Uterine serous carcinoma (USC) [also known as uterine papillary serous carcinoma] is a rare and aggressive histological subtype of endometrial cancer. It constitutes less than 10% of all endometrial cancer, but accounts for more than 50% of all endometrial cancer relapses and deaths, with a 5-year overall survival (OS) rate of 18% to 27%.1 As for molecular features, USC shares a high frequency of TP53 mutations and low frequency of PTEN mutations with serous ovarian carcinomas and basal-like breast carcinomas,2 which may explain its aggressiveness.
Because of its aggressive behavior and its propensity for systemic spread, multimodality treatments were recommended. Treatment for USC begins with complete surgical staging with intent for cytoreduction to no residual disease, and systemic platinum/taxane-based chemotherapy considered as standard adjuvant therapy for patients with both early (I–II) and advanced (III–IV) stages.1 Although some experts identified that combination of radiation and chemotherapy might provide best survival benefits for USC,2 the question of whether combined chemotherapy and radiotherapy is associated with survival advantage still remains, due to the absence of convincing evidence.
Uterine serous carcinoma usually grouped with other histological subtypes of endometrial cancer in prospective trials because of its rarity, making it difficult to analyze this subtype separately; and subsequently, there is no currently ongoing randomized trial exclusively examining survival outcome for combined chemotherapy and radiotherapy compared to chemotherapy alone in patients with USC. Several retrospective studies on this topic have been reported mostly in recent years, involving both early and advanced stage cases.3–11 Therefore, to further evaluate the role of combined chemotherapy with radiotherapy in postoperative patients and to help design future prospective study for this rare disease, we conducted a systematic review and meta-analysis focusing on the impact of combined chemotherapy and radiotherapy by comparing OS between patients who were treated with combined chemotherapy and radiotherapy and those with chemotherapy alone in USC only, excluding other subtypes of endometrial cancer, such as clear cell carcinoma and endometrioid carcinoma.
We performed a systematic literature review of published articles and unpublished abstracts, which compared survival outcome between patients receiving chemotherapy only and those receiving combined chemotherapy and radiotherapy for USC. We searched PubMed, Web of Science, EMBASE, and the Cochrane Library from inception to March 2016 by using the following keywords [“Uterine Papillary Serous Carcinoma” or “Uterine Serous Carcinoma” or “Endometrial Serous Adenocarcinoma”] AND [“Radiotherapy” or “Radiation” or “Intravaginal Radiation” or “Vaginal Brachytherapy”] AND [“Drug Therapy” or “Chemotherapy” or “Pharmacotherapy”].
The studies included in the meta-analysis met the following inclusion criteria: (1) investigating patients who had a diagnosis of USC, and (2) including both patients who underwent postoperative chemotherapy alone and patients who underwent adjuvant chemotherapy in combination with radiotherapy. We excluded studies that (1) included other histological types of endometrial carcinoma together but did not separately describe the results of subgroup analysis limited to USC, and (2) did not provide sufficient data to acquire hazard ratio (HR) and its 95% confidence interval (CI) of combined chemotherapy and radiotherapy for OS.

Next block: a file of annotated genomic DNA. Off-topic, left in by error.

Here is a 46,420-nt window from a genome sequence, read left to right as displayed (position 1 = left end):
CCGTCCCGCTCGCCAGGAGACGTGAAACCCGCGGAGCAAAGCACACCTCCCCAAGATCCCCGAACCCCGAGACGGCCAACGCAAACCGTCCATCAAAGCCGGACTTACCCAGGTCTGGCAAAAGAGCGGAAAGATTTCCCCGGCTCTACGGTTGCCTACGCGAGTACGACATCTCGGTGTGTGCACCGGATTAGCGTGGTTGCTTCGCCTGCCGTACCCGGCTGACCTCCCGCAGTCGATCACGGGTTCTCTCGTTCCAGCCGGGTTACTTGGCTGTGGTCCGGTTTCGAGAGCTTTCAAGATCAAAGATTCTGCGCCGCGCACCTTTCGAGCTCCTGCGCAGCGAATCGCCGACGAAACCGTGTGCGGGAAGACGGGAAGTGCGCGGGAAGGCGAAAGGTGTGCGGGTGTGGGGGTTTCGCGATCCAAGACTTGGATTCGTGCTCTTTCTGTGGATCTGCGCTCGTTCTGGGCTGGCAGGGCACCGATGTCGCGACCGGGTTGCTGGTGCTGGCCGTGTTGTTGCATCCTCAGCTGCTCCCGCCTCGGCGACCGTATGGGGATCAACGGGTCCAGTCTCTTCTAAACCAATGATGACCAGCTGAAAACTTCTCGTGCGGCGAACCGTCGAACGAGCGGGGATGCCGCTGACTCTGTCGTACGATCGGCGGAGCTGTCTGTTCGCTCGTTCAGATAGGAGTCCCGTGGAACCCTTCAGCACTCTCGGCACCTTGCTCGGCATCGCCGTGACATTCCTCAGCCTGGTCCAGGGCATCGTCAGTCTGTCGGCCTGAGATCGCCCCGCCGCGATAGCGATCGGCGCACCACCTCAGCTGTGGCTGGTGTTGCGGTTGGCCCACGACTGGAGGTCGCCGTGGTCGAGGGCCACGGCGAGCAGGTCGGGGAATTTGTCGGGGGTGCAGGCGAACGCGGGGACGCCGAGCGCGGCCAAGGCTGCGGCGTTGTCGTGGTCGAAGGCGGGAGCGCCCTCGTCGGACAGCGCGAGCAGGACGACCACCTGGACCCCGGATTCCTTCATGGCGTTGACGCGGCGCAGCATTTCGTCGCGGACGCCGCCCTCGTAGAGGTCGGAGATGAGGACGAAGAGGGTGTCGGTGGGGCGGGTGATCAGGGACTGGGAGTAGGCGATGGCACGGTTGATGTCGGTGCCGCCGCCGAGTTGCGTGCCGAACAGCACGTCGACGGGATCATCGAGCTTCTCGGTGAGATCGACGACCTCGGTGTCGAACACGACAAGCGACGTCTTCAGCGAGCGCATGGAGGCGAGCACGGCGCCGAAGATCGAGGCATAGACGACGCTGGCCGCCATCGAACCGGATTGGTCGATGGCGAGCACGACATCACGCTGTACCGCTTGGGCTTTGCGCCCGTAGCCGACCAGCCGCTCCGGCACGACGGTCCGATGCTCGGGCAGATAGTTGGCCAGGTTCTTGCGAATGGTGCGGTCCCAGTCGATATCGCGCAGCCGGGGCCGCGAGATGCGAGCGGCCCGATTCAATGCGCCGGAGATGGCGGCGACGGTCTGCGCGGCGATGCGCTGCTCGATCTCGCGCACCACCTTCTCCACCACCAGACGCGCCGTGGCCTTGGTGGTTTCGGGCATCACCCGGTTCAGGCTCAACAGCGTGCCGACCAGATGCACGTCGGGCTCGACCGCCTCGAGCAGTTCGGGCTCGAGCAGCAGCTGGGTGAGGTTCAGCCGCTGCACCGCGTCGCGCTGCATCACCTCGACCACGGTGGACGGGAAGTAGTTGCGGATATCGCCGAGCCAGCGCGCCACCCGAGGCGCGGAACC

Two authors independently extracted information from eligible studies using standardized forms. The following details were extracted: name of first author, publication year, and study period, country, and study design, number of patients, chemotherapy regimens, radiotherapy characteristics, follow-up duration, and International Federation of Gynecology and Obstetrics (FIGO) stage. Any discrepancies between the reviewers regarding the extraction of data were resolved by consensus.
The risk of bias was assessed using the Newcastle–Ottawa Scale, including the following 3 factors: patient selection, comparability of the study groups, and assessment of outcomes.12 Studies with scores greater-than over equal to 7 were considered as having a low risk of bias, scores of 4 to 6 as having a moderate risk of bias, and scores less than 4 as having a high risk of bias. We assessed that follow-up was adequate if the median or mean follow-up was in excess of 24 months.
The primary outcome is OS. The HR of undergoing combined chemotherapy and radiotherapy was used for pooled analysis. First, we directly extracted HR as well as its 95% CI from the text. We also calculated HR and 95% CI based on raw data using the methods of Tierney et al, when data were only available in the figures, we read the Kaplan–Meier curves by Engauge Digitiser version 7.2 and extracted the survival data to calculate HRs and its 95% CI according to Tierney et al.13 In the absence of direct comparison between combined chemotherapy and radiotherapy and chemotherapy only, adjusted indirect comparison was performed by using ITC software to obtain indirect data from available evidence.14